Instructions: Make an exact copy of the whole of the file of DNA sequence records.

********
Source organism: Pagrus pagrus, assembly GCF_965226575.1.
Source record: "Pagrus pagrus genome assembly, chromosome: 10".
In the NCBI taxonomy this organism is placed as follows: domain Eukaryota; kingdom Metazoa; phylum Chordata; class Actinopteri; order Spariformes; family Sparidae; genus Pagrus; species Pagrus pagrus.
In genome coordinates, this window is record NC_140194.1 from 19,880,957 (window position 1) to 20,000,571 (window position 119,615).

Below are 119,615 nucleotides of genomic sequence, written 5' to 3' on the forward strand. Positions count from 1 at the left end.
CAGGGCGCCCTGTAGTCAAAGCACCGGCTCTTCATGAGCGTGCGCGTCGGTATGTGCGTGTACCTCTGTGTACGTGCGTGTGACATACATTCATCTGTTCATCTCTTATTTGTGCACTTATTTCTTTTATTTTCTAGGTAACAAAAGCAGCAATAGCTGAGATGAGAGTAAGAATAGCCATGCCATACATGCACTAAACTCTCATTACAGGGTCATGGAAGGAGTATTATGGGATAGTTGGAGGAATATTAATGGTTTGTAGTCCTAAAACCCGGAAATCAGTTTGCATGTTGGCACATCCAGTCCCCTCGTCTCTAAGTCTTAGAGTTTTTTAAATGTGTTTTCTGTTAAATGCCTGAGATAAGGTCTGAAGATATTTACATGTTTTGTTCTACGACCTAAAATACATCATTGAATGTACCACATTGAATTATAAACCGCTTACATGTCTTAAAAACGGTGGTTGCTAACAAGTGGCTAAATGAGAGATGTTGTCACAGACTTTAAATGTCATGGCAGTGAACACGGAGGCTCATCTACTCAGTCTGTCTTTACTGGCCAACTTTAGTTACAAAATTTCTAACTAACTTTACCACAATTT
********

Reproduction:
Source organism: Pagrus pagrus, assembly GCF_965226575.1.
Source record: "Pagrus pagrus genome assembly, chromosome: 10".
In the NCBI taxonomy this organism is placed as follows: domain Eukaryota; kingdom Metazoa; phylum Chordata; class Actinopteri; order Spariformes; family Sparidae; genus Pagrus; species Pagrus pagrus.
In genome coordinates, this window is record NC_140194.1 from 19,880,957 (window position 1) to 20,000,571 (window position 119,615).

Below are 119,615 nucleotides of genomic sequence, written 5' to 3' on the forward strand. Positions count from 1 at the left end.
CAGGGCGCCCTGTAGTCAAAGCACCGGCTCTTCATGAGCGTGCGCGTCGGTATGTGCGTGTACCTCTGTGTACGTGCGTGTGACATACATTCATCTGTTCATCTCTTATTTGTGCACTTATTTCTTTTATTTTCTAGGTAACAAAAGCAGCAATAGCTGAGATGAGAGTAAGAATAGCCATGCCATACATGCACTAAACTCTCATTACAGGGTCATGGAAGGAGTATTATGGGATAGTTGGAGGAATATTAATGGTTTGTAGTCCTAAAACCCGGAAATCAGTTTGCATGTTGGCACATCCAGTCCCCTCGTCTCTAAGTCTTAGAGTTTTTTAAATGTGTTTTCTGTTAAATGCCTGAGATAAGGTCTGAAGATATTTACATGTTTTGTTCTACGACCTAAAATACATCATTGAATGTACCACATTGAATTATAAACCGCTTACATGTCTTAAAAACGGTGGTTGCTAACAAGTGGCTAAATGAGAGATGTTGTCACAGACTTTAAATGTCATGGCAGTGAACACGGAGGCTCATCTACTCAGTCTGTCTTTACTGGCCAACTTTAGTTACAAAATTTCTAACTAACTTTACCACAATTT